House-Buying Mistakes Made At Every Age

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Whether you're a first-time homebuyer or buying your second vacation home, it's easy to make a mistake during the process. You can be relieved that you're not alone, though, as the process is complicated and includes a lot of jargon and legalese that can be very confusing. The Seattle Times recently published an article discussing the top mistakes people make at every age, and I wanted to share them with you in the hopes that you can learn from them and avoid them in your own house hunt! 

In Your 20's: Getting the wrong type of mortgage. In your 20s your often just starting your career and probably have less money saved to spend right away. This leads 20-somethings to often choose adjustable-rate mortgages (ARM). These seem like a great option because the rate is really low; however, when interest rates go up in five to seven years they can double or triple. This leaves many unable to afford their mortgage payment if they haven't properly prepared for the change. Instead of the ARM, experts suggest FHA loans, VA loans, or HUD-sponsored programs. Along with federal money, there are also state-sponsored grants that buyers can find on their state's website

In Your 30's: Not thinking about the future. Homebuyers in their 30s often have a hard time considering their future when they're standing in the middle of a downtown condo with gorgeous views and access to a rooftop pool. This causes issues down the road when they have to sell in a hurry when life changes start happening. If you are currently home shopping, Ilyce Glink, author of "100 Questions Every First-Time Home Buyer Should Ask" suggests asking at least these three questions before purchasing your home:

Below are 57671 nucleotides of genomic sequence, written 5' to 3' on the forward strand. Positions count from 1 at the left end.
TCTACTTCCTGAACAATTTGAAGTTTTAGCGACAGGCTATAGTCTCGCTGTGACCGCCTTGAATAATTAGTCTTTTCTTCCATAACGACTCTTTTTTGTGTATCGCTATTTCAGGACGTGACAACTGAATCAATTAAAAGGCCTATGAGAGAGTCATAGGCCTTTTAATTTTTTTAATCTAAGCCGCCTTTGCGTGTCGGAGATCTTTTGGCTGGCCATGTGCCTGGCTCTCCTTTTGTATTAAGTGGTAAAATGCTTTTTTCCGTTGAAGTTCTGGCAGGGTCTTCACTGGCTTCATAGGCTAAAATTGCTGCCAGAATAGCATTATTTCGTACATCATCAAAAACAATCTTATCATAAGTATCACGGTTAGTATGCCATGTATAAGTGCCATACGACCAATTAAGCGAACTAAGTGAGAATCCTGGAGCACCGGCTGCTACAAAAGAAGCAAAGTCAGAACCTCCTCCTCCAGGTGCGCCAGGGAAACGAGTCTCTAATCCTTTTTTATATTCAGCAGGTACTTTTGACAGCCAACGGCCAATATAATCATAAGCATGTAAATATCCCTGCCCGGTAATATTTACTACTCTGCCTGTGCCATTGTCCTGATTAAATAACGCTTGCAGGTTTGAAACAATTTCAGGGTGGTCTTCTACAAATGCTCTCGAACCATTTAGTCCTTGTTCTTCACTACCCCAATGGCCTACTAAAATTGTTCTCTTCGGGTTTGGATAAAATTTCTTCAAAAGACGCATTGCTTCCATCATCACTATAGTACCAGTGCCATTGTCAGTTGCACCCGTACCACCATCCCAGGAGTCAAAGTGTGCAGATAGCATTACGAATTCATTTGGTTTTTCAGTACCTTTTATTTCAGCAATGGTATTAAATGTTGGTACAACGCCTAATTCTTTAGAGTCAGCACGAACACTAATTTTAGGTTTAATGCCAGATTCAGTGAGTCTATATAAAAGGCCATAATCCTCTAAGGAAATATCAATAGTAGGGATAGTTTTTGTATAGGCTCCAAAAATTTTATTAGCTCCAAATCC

1. Who do I imagine living with in the future?

2. Where do I imagine living?

3. How do I imagine living?

These answers should shape what type and location of home you purchase. For example, if you're hoping to have a dog in the future you might want a fenced yard. 

In Your 40s-50s: Overestimating your budget. Hopefully, those in their 40s and 50s have more money than their younger homebuying counterparts; however, Glink suggests that figuring out your lifestyle comfort level is key. "Just because you can afford a [$900,000] home doesn't mean you should buy one. If you're married and both you and your spouse are working, figure out whether or not you can afford the mortgage payment if one of you gets laid off," Glink says. Figuring out your budget is crucial for all ages; but 40-50-year-olds should be especially careful to consider the things they're not willing or able to give up, like private school for their kids or saving for retirement before setting a home-buying budget. 

60s+: Falling in love with that vacation home. Those in their 60s are retired or headed for retirement and are choosing to move to warmer climates or different countries. However, "relocating and buying a home is an expensive process so retirees should be sure they familiarize themselves with a new place before buying," says The Seattle Times. Before buying your new home in paradise, be sure to visit the area during every season. Additionally, try to live like a local while visiting so that you get a better picture of what day-to-day life will be like, not just as a tourist. 

 The most important tip I can give is that no matter what stage of life, you should consider using an experienced and seasoned real estate agent. One of my favorite things about my brokerage, Realogics Sotheby's International Realty, is the local and global connections. Even if I don't personally know an agent in another state or country, I have easy access to connect with a trusted agent backed by a Sotheby's International Realty affiliate. So, if you're thinking of buying in the Seattle area, or beyond, please don't hesitate to contact me to discuss the process.